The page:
2) Lee's decision to side with his state over his country was not some major moral decision based on principle. It was treason. Period. A lot of the same people that lionize Lee over his choice to rebel against the country he was born into want to incarcerate and kill a lot of people that either do not look like them or share their beliefs, people that are uncompromisingly loyal to the country they supposedly love and fiercely protect... The Civil War was an act of rebellion, caused and fought by traitors who were fighting to retain the ability to own other human beings as property and to deny the basic humanity of millions of people. There was nothing noble about that then, and there is even less nobility involved now in somehow investing this choice with a sense of dignity and morality.
3) Grant's campaigns in the West belie the belief that he was merely a butcher and lucky to be on the winning side. Grant's Vicksburg campaign is one of the most brilliant conceived and carried out by any general in history. Grant salvaged the Chattanooga disaster after Vicksburg and before taking over in Virginia, a disaster which could have prolonged the struggle for years if the rebels had been able to take out the army they had trapped.
And actually, the Lee hagiography is a subset of the basic propaganda lie that has been foisted on the American people for 150 years. And the main point of the propaganda has been to denigrate and blacken Grant's name by those he defeated. Grant's generalship has been belittled and diminished, and more importantly, his Presidency has also been portrayed much more negatively than it actually was. Why? Because the Southern aristocracy and power structure was allowed to continue to exist, and has basically continued the Civil War by other means for generations. Grant as President was not some clueless buffoon that let his cronies rob the country blind; he had the temerity to try to implement and enforce Reconstruction, after defeating his foes in their rebellion.
And they hated him for it then, and they continue to hate him for it now. This Noble Cause horseshit surrounding the Civil War infuriates me, because it is the root cause of many of our current issues. The Southern elite mindset informs much of today's Republican "values" and legislative agenda, and it is testimony to how effective and efficient the disinformation campaign that begun when Lincoln was assassinated has been. We are living in a culture that has been shaped and infused with the values of the Confederacy--and we are all, except for a small minority of us, the worse off for it. And the worst thing about it is that the bullshit narrative has been promulgated for so long that many of us believe it to be true.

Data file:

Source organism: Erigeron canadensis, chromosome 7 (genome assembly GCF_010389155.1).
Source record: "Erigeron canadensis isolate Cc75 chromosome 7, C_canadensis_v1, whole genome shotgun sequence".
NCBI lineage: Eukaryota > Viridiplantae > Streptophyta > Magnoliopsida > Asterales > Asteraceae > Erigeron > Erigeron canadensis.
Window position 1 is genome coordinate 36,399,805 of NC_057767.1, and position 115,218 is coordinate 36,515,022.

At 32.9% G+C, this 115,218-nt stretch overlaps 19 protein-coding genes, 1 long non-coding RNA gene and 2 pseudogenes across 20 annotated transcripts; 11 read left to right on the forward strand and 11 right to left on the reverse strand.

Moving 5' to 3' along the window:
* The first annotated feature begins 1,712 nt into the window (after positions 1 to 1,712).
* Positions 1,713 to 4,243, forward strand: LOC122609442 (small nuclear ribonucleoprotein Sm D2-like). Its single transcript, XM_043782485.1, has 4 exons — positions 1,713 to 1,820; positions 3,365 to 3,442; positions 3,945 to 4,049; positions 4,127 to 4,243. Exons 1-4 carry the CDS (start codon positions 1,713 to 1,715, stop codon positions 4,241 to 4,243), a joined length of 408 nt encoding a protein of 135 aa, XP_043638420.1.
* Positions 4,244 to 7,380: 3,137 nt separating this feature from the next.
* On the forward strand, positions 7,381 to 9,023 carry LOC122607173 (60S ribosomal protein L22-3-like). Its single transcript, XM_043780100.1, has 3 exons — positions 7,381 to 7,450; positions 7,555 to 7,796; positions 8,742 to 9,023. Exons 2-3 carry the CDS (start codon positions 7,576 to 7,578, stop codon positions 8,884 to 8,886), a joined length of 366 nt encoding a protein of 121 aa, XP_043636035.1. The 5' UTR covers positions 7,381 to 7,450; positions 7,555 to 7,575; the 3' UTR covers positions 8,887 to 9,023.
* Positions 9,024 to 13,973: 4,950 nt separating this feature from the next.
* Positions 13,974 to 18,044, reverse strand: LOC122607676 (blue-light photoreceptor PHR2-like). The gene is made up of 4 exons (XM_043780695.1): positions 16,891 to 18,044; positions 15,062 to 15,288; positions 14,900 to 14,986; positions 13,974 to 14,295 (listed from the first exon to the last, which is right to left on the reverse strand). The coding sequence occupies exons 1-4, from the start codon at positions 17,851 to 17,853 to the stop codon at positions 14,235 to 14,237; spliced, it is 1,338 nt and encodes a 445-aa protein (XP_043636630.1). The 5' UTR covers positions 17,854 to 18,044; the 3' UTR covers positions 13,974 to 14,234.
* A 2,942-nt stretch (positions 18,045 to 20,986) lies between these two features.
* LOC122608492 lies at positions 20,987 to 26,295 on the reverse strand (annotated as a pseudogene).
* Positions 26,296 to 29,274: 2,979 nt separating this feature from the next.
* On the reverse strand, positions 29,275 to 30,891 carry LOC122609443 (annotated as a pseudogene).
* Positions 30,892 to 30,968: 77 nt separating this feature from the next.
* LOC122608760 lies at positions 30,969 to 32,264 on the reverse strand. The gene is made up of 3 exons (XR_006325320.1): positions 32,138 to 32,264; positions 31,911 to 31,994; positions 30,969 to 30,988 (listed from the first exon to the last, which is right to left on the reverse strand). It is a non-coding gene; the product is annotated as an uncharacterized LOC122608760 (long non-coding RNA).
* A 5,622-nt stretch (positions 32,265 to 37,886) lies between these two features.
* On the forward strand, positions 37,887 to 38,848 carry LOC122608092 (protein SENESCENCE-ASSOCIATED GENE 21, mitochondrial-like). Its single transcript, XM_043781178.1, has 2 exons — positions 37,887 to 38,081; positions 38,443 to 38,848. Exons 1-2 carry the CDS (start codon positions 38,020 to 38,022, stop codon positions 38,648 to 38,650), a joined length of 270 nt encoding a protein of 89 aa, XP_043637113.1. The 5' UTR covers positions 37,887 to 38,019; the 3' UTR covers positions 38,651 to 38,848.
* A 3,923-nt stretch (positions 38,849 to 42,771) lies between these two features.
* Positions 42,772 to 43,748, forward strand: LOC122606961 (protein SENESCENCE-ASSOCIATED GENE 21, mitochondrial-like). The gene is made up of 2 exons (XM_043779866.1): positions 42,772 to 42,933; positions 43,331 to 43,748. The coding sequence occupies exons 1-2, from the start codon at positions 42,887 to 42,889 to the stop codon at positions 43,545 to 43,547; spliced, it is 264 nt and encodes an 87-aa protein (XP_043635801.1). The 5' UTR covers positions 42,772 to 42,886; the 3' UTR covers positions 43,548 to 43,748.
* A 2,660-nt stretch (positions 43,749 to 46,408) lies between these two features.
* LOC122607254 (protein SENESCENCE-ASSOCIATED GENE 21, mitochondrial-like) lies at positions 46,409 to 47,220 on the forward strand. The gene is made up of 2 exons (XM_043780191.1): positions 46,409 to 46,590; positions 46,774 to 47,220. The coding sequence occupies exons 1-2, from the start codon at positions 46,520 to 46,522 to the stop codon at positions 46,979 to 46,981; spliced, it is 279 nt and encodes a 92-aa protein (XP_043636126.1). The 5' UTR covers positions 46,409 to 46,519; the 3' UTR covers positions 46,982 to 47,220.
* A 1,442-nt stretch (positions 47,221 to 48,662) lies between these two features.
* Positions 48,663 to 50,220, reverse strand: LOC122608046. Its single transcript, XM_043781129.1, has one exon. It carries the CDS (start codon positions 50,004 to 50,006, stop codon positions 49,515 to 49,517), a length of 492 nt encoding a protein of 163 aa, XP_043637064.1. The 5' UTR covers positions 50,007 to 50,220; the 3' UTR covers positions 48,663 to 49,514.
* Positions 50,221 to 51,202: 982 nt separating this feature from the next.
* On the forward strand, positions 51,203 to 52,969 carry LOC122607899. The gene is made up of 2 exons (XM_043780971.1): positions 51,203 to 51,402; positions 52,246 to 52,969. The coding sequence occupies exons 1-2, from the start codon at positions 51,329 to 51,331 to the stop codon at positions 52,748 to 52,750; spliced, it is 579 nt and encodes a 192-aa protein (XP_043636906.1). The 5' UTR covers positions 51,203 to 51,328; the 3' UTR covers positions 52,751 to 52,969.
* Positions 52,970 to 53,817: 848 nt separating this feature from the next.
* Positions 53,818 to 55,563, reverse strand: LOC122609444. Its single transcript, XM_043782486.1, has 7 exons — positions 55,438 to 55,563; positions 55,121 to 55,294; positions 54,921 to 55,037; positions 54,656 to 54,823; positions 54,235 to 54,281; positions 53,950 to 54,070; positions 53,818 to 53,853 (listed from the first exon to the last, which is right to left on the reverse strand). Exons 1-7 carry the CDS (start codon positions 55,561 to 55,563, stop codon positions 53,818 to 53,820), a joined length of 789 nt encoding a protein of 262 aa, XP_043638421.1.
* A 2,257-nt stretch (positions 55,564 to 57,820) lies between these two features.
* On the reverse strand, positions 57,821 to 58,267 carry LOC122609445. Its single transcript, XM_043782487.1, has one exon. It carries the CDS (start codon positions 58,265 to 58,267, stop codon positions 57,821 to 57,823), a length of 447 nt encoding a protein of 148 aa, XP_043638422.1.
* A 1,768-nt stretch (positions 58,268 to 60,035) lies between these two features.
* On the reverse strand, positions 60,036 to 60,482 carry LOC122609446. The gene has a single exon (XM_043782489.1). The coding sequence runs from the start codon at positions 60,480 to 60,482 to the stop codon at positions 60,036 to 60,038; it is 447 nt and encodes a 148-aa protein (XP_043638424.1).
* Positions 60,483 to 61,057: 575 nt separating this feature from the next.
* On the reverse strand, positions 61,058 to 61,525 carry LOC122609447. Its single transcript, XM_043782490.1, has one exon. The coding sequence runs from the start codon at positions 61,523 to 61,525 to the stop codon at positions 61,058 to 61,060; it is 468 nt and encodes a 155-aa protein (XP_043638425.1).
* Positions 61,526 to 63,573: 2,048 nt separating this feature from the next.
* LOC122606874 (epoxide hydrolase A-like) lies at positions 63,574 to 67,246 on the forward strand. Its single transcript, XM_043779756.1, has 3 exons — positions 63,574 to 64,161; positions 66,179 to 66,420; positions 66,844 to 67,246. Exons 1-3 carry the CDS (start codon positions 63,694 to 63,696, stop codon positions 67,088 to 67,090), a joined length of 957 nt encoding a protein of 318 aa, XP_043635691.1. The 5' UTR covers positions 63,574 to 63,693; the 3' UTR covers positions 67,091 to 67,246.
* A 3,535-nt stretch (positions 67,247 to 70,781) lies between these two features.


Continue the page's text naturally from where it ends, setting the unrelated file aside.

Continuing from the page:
The "culture warriors", silly as they may seem at times, are right. It is a fight about who controls the culture, the education, the appearance of reality. The generation of my nieces and daughters are the ones that are taking up the struggle, and I am mildly encouraged that they seem to have an idea of what the true enemy is. My own generation failed miserably; they bought into the Sun Belt chimera, allowed ourselves to have the momentum toward a truly egalitarian society reversed by the giving credence to the prejudices and calumnies of those that have always sought to defend their own privilege by any means necessary, and most of galling of all, were driven like lemmings over a cliff over hysterical fears of a threat to our security that was gigantically overblown. The lights are starting to go on for those of us that came of age in the 1970s and 1980s--but it's too late to materially change our circumstances.
But we can encourage our children to not accept the illusions, to eat the bread and watch the circuses without succumbing to the blandishments of those promoting them. And while I get frustrated at times by how ignorant many young people are of the world they live in, there are growing numbers of them that are not--and my kids and my sister's kids are part of that growing number. And maybe their generation will finally start beating back the forces of reactionary politics and unwarranted privilege.